A farewell to Barack Obama: we're not ready to say goodbye.

Dear Barack Obama,

As an Australian citizen, it feels a little strange to be writing this.

After all, you’re not my president. You never led the country I call home. And yet, here I am, on the other side of the world, not ready to say goodbye to you. (Or your wife, adorable pet dogs and Vice-President, for that matter.)

It feels wrong that I should be mourning your exit from office and care so much about the future of a country that I wasn’t born in, or hold a passport to, and yet, I do. Honestly, it seems most of the world does.

Hey, bud. Source: Getty.

I care because, over the past eight years, you've told the world to care. You've told us to show up and make our voices count and led us to believe that change is a good and possible and achievable thing.

"Change will not come if we wait for some other person or some other time. We are the ones we've been waiting for. We are the change that we seek," you said.

But you never taught us how to prepare for bad change.

You didn't ready us for the worst possible outcome — change that almost guarantees social regression and promotes hate and encourages division not just in America, but around the world.

I was so young when I first came to know you.

I'd just turned 21 when I embarked my first major overseas adventure; heading straight to the Big Apple to try and make it as a writer (if you're laughing at this point, I don't blame you, my parents' reaction was much the same). I knew no one, had nowhere to live, and spent all of my money on taxis and at pretentious bars in Williamsburg.


It was 2008 and you were the Democratic presidential nominee. Your face was plastered everywhere thanks to Shepard Fairey's 'Hope' poster.

barack obama joe biden friendship
My heart. Source: Getty

For hours on end and days at a time, I'd walk around New York with nothing to do and no one to see. The only familiar face staring back at me from the entire city was yours. And so somehow, I formed some kind of sentimental, potentially misguided bond with you.

You were, in my eyes, America's dad: sensible, straight-shooting, determined and affable to a fault.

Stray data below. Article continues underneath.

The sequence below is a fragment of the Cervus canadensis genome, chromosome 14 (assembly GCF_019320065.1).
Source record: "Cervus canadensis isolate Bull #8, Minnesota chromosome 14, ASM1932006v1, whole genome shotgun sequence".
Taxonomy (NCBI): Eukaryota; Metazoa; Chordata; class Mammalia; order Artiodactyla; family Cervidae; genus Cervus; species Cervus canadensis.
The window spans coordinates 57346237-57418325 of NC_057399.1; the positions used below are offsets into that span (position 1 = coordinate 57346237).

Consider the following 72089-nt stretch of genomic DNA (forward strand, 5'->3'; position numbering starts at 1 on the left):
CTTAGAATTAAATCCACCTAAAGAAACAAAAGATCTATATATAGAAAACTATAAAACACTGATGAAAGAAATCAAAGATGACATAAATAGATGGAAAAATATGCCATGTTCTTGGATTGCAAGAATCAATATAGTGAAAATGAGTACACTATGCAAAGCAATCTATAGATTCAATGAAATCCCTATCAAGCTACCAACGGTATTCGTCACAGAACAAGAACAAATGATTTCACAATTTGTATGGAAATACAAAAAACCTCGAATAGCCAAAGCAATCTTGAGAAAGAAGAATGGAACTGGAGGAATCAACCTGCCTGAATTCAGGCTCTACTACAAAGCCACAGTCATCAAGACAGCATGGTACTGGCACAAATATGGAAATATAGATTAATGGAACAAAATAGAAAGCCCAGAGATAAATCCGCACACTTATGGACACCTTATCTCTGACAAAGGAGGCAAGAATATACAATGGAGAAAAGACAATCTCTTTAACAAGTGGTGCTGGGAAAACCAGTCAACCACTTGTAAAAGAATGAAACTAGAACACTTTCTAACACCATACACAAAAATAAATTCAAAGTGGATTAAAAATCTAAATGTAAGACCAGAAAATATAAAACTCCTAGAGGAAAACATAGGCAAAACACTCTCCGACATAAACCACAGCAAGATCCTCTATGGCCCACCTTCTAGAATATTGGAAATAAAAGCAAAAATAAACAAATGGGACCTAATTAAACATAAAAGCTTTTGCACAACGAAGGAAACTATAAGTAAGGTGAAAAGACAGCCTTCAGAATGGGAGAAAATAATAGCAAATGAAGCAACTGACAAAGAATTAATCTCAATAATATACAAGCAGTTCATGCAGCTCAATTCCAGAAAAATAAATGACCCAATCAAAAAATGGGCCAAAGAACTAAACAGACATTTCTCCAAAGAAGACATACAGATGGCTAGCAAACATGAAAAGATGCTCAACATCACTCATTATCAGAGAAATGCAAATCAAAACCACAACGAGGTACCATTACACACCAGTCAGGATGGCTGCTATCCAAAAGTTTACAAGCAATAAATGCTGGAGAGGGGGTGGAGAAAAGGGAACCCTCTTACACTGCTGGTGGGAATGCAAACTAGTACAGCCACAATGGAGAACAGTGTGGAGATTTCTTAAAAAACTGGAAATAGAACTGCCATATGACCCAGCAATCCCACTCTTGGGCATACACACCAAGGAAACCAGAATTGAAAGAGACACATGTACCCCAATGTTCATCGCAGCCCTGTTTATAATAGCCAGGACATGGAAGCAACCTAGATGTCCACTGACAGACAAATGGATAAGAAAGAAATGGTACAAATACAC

By the time you were elected a few months later, I had already returned to Australia (my desire to "make it" as a New York writer was a fleeting pipe dream that did not take things like visas, green cards and employment into consideration). But like so many others around the world, I jumped on the sofa Tom Cruise-style, drank in your honour, and rode the promise of change wave.

Mia Freedman discusses the US election with Jodi Picoult. Post continues... 

In the years that followed, I returned to university. I worked some jobs, moved cities and changed careers. I paid off my credit card and student debt and got a new tattoo. I returned to New York and went back to those pretentious bars and asked every American I could about what they thought about your two terms and waxed lyrical about the benefits of mandatory voting.

I shared videos of your speeches on Facebook and would feel all gushy when a candid photo of you and Michelle was released. I shushed people to listen to your speeches and binged every episode of The Circus, hoping to see the history I wanted to see being written with you at the helm.


But now, after peripherally helping me through the majority of my 20s, you're leaving. And as my own dad would say, I'm not angry, just disappointed. Not at you, but at the hopelessness of what we're being left with, and what this means for everyone who does call America home. (Post continues after gallery.)


I'm disappointed that now, for the next four years, the world is going to be forced to listen to a chronically underqualified former reality TV host with a penchant for fake tan. The solace in all of this is, I guess, that you're probably feeling the same disappointment.

I know this letter is getting long, and the time to say goodbye is nearing, but I'm not ready. There's nothing good about this goodbye. So perhaps the best thing to say is thank you.

Thank you for making your voice heard around the world. Thank you for telling Americans and the world to be better. Thank you for working hard and making it look worthwhile. Thank you for giving the world eight years of your life.

Thank you for keeping me company on those streets all those years ago; it was a fun time.